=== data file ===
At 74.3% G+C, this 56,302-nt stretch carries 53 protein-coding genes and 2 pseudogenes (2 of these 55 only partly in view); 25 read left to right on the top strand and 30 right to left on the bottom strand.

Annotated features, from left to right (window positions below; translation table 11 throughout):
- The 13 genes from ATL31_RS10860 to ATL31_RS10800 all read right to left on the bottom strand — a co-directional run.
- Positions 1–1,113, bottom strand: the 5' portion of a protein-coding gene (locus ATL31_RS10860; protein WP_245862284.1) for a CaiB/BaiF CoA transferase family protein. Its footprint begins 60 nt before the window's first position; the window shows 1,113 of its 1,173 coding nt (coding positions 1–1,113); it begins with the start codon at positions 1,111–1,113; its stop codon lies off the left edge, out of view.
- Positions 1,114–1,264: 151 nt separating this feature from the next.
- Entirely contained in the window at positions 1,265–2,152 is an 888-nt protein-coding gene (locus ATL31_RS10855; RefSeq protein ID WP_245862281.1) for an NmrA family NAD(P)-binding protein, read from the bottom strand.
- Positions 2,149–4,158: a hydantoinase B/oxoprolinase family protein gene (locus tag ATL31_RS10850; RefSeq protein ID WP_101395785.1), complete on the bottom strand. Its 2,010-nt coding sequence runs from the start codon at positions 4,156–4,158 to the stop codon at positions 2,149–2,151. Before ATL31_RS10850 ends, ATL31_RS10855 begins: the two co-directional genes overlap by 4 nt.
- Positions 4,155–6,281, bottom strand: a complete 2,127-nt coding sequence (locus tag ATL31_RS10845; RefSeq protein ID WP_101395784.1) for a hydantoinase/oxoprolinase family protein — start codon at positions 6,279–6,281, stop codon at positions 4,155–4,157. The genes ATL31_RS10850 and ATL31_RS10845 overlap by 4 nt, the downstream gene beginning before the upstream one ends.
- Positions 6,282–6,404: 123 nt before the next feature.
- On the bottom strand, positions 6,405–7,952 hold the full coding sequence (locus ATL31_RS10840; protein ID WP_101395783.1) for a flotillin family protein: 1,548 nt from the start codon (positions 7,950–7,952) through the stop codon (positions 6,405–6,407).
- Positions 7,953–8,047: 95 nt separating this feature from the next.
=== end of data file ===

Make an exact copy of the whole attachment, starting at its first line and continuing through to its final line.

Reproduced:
At 74.3% G+C, this 56,302-nt stretch carries 53 protein-coding genes and 2 pseudogenes (2 of these 55 only partly in view); 25 read left to right on the top strand and 30 right to left on the bottom strand.

Annotated features, from left to right (window positions below; translation table 11 throughout):
- The 13 genes from ATL31_RS10860 to ATL31_RS10800 all read right to left on the bottom strand — a co-directional run.
- Positions 1–1,113, bottom strand: the 5' portion of a protein-coding gene (locus ATL31_RS10860; protein WP_245862284.1) for a CaiB/BaiF CoA transferase family protein. Its footprint begins 60 nt before the window's first position; the window shows 1,113 of its 1,173 coding nt (coding positions 1–1,113); it begins with the start codon at positions 1,111–1,113; its stop codon lies off the left edge, out of view.
- Positions 1,114–1,264: 151 nt separating this feature from the next.
- Entirely contained in the window at positions 1,265–2,152 is an 888-nt protein-coding gene (locus ATL31_RS10855; RefSeq protein ID WP_245862281.1) for an NmrA family NAD(P)-binding protein, read from the bottom strand.
- Positions 2,149–4,158: a hydantoinase B/oxoprolinase family protein gene (locus tag ATL31_RS10850; RefSeq protein ID WP_101395785.1), complete on the bottom strand. Its 2,010-nt coding sequence runs from the start codon at positions 4,156–4,158 to the stop codon at positions 2,149–2,151. Before ATL31_RS10850 ends, ATL31_RS10855 begins: the two co-directional genes overlap by 4 nt.
- Positions 4,155–6,281, bottom strand: a complete 2,127-nt coding sequence (locus tag ATL31_RS10845; RefSeq protein ID WP_101395784.1) for a hydantoinase/oxoprolinase family protein — start codon at positions 6,279–6,281, stop codon at positions 4,155–4,157. The genes ATL31_RS10850 and ATL31_RS10845 overlap by 4 nt, the downstream gene beginning before the upstream one ends.
- Positions 6,282–6,404: 123 nt before the next feature.
- On the bottom strand, positions 6,405–7,952 hold the full coding sequence (locus ATL31_RS10840; protein ID WP_101395783.1) for a flotillin family protein: 1,548 nt from the start codon (positions 7,950–7,952) through the stop codon (positions 6,405–6,407).
- Positions 7,953–8,047: 95 nt separating this feature from the next.